A fascinating insight in to the history of one of Creuse’s many historical landmarks
Montaigut le Blanc a small village about 10 miles from our village of Cluptat is a place we pass through every time we take the scenic route to our weekly major shopping spree at Gueret. I don’t know anything about it at all, other than I like its name, and the way it always seems to be a sunny and peaceful village. It’s almost like the ghost ship The Mary Celeste but in a village form of course, the reason I mention this, is because that every time we pass through it you never see anyone, but the few cars there, that do seem to change positions on the street at times.
The village has one road running through it, with two or three off shots leading to private dwellings and a small farm. The short main street boasts of a couple of ancient village shops, an even older stone built church, and a small garage, and like the rest of rural France all the grass verges are in good order, litter free and in pristine condition. The village itself sits neatly upon a small plateau surrounded by woodland, open pastures and arable farmland. Montaigut looks prosperous but sleepy. As the road the leaves the village and continues on its way to Gueret a smaller D road branches off to the left and leads the eye to hill with another small and ancient village clustering around the base with some cottages clinging to its steep sides, but rising majestically from the wooded summit is a huge stone ruin.
The first impression that I had was that the shape seemed to be a strange narrow and very tall rectangle, and that it was a derelict industrial building, looking so out of place on top of this steep sided hill. I’ve passed this stone edifice many times, and on all of those occasions I have promised myself to visit it and check it out, more out of curiosity rather than historical interest, but as our road to shopping led us away from the hill, it was always a next time situation.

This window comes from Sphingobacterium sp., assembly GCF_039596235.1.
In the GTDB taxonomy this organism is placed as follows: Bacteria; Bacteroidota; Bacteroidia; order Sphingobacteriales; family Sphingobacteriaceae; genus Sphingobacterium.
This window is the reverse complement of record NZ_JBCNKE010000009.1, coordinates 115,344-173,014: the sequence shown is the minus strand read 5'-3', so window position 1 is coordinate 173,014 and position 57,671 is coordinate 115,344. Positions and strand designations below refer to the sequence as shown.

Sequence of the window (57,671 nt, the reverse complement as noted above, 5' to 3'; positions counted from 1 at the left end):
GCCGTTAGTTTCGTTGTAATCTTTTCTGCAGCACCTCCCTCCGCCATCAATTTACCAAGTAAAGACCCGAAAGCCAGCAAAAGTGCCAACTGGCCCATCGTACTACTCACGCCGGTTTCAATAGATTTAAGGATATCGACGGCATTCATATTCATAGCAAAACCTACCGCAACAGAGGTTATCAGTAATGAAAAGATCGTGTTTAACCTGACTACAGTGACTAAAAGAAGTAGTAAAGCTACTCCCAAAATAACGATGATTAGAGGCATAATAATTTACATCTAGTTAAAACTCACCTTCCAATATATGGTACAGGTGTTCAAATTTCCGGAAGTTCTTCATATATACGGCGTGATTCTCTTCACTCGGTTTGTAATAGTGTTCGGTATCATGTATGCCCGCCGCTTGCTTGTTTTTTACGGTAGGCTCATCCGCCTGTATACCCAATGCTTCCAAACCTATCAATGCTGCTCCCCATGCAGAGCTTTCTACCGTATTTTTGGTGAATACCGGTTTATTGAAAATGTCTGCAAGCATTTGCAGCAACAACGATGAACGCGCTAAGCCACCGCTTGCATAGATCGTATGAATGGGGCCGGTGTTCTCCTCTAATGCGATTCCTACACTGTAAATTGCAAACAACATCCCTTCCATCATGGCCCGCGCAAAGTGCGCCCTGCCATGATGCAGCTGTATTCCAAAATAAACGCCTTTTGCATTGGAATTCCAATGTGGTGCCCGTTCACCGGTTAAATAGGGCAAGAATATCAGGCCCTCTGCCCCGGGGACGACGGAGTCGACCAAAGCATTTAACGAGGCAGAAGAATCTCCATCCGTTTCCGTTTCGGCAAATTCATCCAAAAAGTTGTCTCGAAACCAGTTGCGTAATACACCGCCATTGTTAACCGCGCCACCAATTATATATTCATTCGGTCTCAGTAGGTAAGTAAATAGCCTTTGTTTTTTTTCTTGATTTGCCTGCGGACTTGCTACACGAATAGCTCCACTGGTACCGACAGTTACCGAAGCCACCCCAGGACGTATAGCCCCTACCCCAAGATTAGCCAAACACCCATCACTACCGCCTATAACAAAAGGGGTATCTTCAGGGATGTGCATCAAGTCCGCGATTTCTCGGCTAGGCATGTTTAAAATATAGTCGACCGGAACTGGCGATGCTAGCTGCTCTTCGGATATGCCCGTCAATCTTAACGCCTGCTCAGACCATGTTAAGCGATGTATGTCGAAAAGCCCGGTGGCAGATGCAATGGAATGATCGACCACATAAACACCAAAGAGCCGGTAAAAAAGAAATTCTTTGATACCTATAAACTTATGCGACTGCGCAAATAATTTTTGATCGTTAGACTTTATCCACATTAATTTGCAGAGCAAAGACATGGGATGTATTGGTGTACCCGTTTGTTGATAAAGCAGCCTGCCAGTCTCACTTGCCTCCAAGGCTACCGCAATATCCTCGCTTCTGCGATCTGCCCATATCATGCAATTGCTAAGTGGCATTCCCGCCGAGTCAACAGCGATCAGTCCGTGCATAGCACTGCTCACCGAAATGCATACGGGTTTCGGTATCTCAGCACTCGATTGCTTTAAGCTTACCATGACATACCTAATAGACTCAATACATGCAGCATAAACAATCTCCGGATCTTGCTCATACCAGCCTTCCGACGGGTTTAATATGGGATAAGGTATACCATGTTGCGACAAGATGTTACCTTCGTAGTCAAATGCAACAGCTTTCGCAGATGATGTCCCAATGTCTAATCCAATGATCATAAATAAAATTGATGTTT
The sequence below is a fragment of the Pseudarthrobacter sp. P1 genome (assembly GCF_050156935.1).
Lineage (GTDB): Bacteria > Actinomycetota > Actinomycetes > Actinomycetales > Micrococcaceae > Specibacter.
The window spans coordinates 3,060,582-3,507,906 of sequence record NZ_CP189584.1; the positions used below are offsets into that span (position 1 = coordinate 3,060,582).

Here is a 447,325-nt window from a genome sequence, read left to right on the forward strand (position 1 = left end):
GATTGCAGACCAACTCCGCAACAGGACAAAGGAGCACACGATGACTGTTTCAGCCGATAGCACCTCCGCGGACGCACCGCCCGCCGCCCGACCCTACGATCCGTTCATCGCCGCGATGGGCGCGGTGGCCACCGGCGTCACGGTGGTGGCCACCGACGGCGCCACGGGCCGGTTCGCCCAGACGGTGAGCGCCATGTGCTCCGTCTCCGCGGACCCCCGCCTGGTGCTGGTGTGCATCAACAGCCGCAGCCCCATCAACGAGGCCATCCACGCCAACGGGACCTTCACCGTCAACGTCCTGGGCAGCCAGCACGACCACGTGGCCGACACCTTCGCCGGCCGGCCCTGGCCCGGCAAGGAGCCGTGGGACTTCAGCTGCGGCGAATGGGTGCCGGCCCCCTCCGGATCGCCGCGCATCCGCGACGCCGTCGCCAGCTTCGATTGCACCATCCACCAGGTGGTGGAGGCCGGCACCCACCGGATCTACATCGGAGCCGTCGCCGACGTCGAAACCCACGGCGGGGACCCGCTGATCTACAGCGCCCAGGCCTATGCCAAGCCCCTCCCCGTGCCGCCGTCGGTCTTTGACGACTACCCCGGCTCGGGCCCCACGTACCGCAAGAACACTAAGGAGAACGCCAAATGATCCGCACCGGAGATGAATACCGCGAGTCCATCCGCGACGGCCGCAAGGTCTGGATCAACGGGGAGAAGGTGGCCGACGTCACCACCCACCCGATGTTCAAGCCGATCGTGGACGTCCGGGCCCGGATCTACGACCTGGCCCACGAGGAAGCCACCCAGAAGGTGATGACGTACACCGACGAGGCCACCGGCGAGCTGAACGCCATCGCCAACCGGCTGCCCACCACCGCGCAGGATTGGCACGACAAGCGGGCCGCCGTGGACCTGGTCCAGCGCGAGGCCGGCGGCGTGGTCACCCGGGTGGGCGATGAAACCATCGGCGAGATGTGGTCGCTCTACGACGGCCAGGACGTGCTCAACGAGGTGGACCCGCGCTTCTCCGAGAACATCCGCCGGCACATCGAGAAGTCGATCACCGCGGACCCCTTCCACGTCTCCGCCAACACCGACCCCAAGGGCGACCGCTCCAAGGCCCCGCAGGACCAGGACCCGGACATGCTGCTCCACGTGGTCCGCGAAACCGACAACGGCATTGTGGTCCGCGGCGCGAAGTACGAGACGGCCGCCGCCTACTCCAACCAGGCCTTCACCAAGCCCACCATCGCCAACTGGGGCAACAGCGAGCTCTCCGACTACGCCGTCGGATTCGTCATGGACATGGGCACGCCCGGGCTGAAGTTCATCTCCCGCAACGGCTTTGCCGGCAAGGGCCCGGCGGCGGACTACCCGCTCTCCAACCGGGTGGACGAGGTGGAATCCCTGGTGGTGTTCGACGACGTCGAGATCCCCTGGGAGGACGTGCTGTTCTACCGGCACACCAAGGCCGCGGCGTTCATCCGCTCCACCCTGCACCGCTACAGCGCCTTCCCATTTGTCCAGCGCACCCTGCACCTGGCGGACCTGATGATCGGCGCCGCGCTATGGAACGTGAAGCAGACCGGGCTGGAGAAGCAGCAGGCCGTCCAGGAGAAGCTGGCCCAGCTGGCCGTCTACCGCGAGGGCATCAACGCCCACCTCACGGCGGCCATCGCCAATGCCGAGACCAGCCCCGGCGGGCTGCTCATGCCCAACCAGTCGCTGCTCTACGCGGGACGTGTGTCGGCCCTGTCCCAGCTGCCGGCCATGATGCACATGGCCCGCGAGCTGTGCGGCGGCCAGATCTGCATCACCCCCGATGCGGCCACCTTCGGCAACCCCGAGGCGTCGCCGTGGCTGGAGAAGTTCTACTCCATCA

Today however, I decided that the next time had arrived, and that we needed to know what the building was and what was it doing there, so as the left hand D road approached, we took the decision and veered off to the left leaving the road to Gueret and headed to the foothills to find a road to the summit. The road took us to the village at the base of the hill and from there we threaded our way through the labyrinth of narrow streets and ancient cottages until we ended up on a dirt track which lead to a small grassy clearing in front of a crumbling arch, that I assumed had once been the main entrance to this ruined building. Catherine and I walked into the “grassy courtyard” flanked on two sides by falling walls and crumbling masonry, the third side being none existent, but giving a magnificent view of the valley below, and re-enforcing the fact that this was indeed a castle with a dominant and commanding position of the area.